21. Has some of the wittiest writing Sayles has ever done for the movies and some of the best acting he's ever coaxed out of his performers, and the picture is a pleasant, if unexciting, experience. [8 July 2002, p.84]
    • The New Yorker
  22. The makers of “Wonder Boys,” Douglas’s finest hour, did more to maintain their distance, and their patience, and Solitary Man feels a touch small and sour by comparison. That said, its litany of character studies is more engaging than most of what you will see this summer.
  23. The movie holds one in its surly grip, but when it's over, few people, I think, are likely to be haunted by it. Futility may work as a mood in a short story, but in a full-scale movie it doesn't bear looking at for very long. (29 Oct 2001, p. 92)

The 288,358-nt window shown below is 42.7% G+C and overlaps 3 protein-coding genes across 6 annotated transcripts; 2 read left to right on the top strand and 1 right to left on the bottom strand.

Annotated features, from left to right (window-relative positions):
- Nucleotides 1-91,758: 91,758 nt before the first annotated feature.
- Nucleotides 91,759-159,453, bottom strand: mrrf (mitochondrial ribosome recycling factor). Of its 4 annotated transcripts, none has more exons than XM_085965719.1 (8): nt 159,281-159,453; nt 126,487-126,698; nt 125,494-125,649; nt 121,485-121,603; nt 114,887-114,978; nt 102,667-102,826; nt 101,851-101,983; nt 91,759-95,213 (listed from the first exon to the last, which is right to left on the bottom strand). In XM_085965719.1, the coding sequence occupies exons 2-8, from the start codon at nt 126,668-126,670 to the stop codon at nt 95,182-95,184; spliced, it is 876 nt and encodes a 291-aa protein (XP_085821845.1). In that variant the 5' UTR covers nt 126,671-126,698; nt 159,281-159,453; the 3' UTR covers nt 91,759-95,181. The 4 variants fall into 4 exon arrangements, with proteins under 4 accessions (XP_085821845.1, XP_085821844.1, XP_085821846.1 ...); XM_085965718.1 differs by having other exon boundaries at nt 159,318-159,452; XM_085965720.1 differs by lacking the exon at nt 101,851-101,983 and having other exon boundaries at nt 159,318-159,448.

• The New Yorker
  24. Marlon Brando is airily light and masterly as the veteran anti-apartheid barrister who takes the case even though he knows that he can't get anywhere with the rigged court. He saves the picture for the (short) time onscreen. But the director, Euzhan Palcy, seems lost; her work is heavy-handed, and the script (by Colin Welland and the director, from a novel by Andre Brink) is earnest and didactic.
    • The New Yorker
  25. The movie may be a grim warning against the perils of technology and its ability to spew alternative realities, but Cronenberg himself can hardly claim to have his feet firmly planted on the ground.
  26. Tintin is exhausting, and, for all its wonders, it wears one out well before it's over.
  27. The movie is often absorbing, and skillfully played, but, along with its snarling hero, it doesn’t have much time for ordinary folk. By the end, like Marianne, we are left gasping for air.
  28. Hearts and Minds, which gives no clue that atrocities were committed by the other side, and which allows Davis to cut from a rampaging football game, back home, to the Tet offensive, will be a lesson to anybody who thinks that Michael Moore invented the notion of documentary as blunderbuss.